The weakest of the three legacy broadcasting networks for several decades, the American Broadcasting Company’s (ABC) news division has since the 1970s become a serious contender in net- work news competition. Building on a fairly weak foundation, news division director Roone Arledge helped develop ABC News into a ratings power- house. Time and again, ABC has made effective use of journalists who had built their initial reputation at either CBS or NBC. Radio Origins ABC came into being as the Blue Network in 1943, the result of a U.S. Supreme Court decision that broke up NBC’s longtime ownership of two radio networks. Blue was sold by NBC to Edward J. Noble, who had made his fortune with Life Saver candies. In 1945, the Blue Network changed its name to the American Broadcasting Company.


The radio network was the first to break the national network ban on use of recordings on the air. As the fledgling network lacked the funding to enter television networking, in 1953 the company was taken over by Paramount Theaters under the direction of Leonard Goldenson. Beginning in the late 1950s, ABC fed hourly newscasts to its affiliates five minutes before the hour.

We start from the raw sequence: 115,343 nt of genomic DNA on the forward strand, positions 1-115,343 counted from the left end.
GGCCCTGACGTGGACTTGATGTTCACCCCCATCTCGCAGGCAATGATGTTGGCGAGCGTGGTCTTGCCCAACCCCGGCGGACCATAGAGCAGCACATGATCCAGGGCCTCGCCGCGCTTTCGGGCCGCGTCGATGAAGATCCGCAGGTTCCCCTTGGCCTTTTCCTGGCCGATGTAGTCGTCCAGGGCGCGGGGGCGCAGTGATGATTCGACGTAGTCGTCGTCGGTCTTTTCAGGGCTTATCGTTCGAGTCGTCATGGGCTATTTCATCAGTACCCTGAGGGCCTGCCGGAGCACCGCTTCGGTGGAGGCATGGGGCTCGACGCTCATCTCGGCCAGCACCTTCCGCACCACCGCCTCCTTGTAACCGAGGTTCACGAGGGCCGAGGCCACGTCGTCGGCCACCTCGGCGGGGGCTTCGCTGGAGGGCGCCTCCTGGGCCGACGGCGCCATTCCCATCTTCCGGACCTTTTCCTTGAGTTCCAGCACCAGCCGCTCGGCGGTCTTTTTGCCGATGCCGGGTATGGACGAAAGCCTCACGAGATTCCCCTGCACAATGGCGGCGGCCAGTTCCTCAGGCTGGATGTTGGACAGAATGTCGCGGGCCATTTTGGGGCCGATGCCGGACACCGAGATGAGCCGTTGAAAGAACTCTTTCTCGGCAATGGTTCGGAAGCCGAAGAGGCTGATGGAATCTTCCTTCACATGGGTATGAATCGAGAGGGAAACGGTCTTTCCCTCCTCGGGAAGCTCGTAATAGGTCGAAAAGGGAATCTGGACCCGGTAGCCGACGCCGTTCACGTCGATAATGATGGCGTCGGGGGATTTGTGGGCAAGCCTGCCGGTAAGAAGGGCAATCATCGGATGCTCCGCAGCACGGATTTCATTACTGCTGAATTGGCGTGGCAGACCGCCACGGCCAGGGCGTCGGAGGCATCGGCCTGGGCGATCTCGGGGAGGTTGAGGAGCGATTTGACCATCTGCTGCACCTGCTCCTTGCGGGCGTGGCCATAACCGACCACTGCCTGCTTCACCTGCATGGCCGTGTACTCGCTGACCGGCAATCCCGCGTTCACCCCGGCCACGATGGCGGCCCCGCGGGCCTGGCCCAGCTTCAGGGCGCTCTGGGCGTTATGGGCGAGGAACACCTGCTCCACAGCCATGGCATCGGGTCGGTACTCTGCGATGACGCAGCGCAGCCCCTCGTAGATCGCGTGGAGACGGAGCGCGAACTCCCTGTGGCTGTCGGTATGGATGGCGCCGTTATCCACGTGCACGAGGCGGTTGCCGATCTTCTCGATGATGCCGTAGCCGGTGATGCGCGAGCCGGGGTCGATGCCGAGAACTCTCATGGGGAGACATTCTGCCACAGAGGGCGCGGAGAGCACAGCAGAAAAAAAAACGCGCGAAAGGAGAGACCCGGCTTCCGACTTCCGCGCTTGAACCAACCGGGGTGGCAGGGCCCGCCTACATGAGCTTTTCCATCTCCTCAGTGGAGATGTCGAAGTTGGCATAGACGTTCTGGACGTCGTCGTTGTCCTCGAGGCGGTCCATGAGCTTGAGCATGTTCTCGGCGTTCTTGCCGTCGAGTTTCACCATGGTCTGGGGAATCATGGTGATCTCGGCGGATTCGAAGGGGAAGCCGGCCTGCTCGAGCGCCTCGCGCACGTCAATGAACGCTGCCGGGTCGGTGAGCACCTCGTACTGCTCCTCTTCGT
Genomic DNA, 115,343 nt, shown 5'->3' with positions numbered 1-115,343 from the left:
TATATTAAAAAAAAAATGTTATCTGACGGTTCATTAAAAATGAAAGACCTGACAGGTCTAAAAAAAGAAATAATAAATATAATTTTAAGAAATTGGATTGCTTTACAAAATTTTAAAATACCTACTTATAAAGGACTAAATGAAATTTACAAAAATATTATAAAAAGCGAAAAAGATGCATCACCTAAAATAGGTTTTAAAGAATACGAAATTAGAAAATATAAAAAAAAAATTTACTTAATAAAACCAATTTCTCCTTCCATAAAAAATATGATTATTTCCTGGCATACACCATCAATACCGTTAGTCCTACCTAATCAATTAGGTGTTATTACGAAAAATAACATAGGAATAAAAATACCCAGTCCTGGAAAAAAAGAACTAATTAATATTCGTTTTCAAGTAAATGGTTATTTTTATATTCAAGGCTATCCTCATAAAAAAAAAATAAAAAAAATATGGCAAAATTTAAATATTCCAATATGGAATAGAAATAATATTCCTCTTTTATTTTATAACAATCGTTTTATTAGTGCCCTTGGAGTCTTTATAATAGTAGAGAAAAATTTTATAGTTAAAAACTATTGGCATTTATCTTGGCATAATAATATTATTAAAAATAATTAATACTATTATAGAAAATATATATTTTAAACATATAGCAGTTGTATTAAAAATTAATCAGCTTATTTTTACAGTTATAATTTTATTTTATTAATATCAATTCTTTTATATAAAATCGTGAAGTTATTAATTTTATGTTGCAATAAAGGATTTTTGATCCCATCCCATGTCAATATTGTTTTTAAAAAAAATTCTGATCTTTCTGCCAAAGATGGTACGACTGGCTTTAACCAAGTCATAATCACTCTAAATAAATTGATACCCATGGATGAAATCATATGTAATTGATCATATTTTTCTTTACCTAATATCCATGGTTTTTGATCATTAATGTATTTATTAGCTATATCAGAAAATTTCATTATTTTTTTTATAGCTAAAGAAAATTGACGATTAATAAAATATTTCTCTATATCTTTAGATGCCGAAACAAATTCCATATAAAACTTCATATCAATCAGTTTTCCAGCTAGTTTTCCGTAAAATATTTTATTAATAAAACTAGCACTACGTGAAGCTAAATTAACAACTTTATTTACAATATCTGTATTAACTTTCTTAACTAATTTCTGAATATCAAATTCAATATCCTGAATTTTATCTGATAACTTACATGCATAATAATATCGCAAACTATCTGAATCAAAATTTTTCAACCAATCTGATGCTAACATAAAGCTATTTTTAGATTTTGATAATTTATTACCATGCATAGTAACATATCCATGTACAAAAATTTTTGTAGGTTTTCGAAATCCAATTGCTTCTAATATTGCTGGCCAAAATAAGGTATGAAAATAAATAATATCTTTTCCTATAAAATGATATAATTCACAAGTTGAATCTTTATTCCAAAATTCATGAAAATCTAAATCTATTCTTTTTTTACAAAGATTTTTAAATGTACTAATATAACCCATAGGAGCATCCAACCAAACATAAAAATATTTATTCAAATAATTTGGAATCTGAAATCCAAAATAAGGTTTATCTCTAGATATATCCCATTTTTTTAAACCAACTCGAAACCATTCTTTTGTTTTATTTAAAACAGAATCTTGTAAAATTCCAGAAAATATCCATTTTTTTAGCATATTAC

Over the years, the network enjoyed the work of a number of distinguished journalists. Raymond Graham Swing (1887–1968) was one of them, broadcasting Blue Network and then ABC News until 1947, sharing time with Elmer Davis (1890– 1958). After a long career, including heading a government information agency during the war, Davis spent his last decade providing news and comment on ABC, offering liberal views and editorials against the communist witch hunts of Senator Joseph McCarthy. Paul Harvey (1918–2009) began his long radio net- work career on ABC in 1951 and was still on the air with his Paul Harvey News and Comment broad- cast from Chicago more than a half century later.